North Avoca Beach
North Avoca Beach
1 North Avoca
North Avoca 2260, NSW
Avoca Beach (NSW 287) is a popular holiday destination for Sydneysiders as well as Central Coast locals. It became accessible to the public in 1908 when the first bridge was built across Avoca Lake and the Avoca Guest House constructed at what was then called Moore's Beach. The 1.7 km long beach lies between two prominent 60 m high sandstone headlands and faces the east-southeast exposing it to waves averaging 1.5 m. Avoca Lake backs the centre of the beach and opens during floods (Fig. 4.172 & 4.173). North Avoca (NSW 287a) is primarily a residential area developed since the 1950s. The North Avoca Beach SLSC was established in 1957 and is located toward the northern end of the beach, with its car park providing the best beach access. The southern Avoca (NSW 287b) settlement has all the usual holiday facilities. Hard against the southern headland is the Avoca Beach SLSC, founded in 1929, and shady Hunter Park, with a shallow rock pool in front of the clubhouse. A well-developed rock platform runs round in front of the southern headland, which is popular for rock fishers and walkers. However watch for waves which break over the rocks and into some deep gullies round the corner. The beach receives higher waves towards the north and centre where the bar is often detached and usually cut by several rips, including a permanent rip against the northern headland. North Avoca surf club rescues 31 people on average each year at this end. At Avoca slight protection by the southern headland lowers waves in the southern corner to form a continuous, attached bar. However rips are frequent and a permanent rip runs out against the southern rocks. These rips and Avoca's popularity result in an average of 110 rescues at year, the highest outside of Sydney. The Avoca surf club was in fact founded following the tragic drowning of two young girls in December 1928. In addition to the patrolled areas either end of the beach, the council lifeguards man a beach tower on the south side of the lake entrance.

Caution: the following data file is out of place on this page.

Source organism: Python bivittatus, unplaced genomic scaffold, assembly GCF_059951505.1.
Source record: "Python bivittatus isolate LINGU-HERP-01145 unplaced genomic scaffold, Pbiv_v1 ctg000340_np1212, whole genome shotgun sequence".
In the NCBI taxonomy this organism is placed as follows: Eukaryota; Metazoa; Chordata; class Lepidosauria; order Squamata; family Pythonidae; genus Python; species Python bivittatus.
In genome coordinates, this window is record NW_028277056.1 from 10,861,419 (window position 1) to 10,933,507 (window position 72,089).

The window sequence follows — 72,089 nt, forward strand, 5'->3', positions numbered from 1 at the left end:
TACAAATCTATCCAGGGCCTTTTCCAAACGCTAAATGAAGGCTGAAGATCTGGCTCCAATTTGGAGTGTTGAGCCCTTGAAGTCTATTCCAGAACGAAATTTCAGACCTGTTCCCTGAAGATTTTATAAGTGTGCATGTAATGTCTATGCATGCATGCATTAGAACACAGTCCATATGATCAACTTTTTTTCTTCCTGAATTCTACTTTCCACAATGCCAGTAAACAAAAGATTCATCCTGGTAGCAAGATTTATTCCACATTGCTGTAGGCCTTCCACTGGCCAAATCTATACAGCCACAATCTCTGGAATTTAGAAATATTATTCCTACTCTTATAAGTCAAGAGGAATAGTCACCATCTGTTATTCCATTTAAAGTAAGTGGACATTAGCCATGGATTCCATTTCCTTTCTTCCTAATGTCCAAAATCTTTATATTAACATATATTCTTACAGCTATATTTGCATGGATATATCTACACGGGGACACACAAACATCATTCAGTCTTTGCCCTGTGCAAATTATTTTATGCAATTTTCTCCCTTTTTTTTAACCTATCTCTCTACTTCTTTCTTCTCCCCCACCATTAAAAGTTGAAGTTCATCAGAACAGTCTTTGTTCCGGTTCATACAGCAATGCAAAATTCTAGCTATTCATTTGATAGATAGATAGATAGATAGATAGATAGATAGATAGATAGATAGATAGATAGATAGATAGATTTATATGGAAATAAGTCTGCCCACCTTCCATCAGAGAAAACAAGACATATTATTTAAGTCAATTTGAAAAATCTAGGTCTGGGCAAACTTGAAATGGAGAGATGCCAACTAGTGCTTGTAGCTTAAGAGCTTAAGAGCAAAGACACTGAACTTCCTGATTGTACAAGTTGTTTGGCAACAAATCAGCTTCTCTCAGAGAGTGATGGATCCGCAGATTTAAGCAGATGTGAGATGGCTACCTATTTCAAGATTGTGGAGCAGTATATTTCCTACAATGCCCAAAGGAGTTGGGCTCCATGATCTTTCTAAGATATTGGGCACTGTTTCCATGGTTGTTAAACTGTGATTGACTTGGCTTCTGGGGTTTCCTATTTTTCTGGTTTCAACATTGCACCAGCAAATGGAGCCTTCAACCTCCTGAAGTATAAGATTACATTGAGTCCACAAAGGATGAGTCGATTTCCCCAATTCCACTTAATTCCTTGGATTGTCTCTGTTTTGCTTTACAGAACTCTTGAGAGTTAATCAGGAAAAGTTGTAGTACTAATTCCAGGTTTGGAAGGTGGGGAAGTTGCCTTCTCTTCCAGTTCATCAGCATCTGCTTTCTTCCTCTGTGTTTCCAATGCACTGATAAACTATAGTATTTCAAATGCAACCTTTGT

A popular, but potentially hazardous beach, with over 130 rescues each year. Definitely swim between the flags, and watch for rip holes and currents. Avoid the centre, particularly when the lake is open.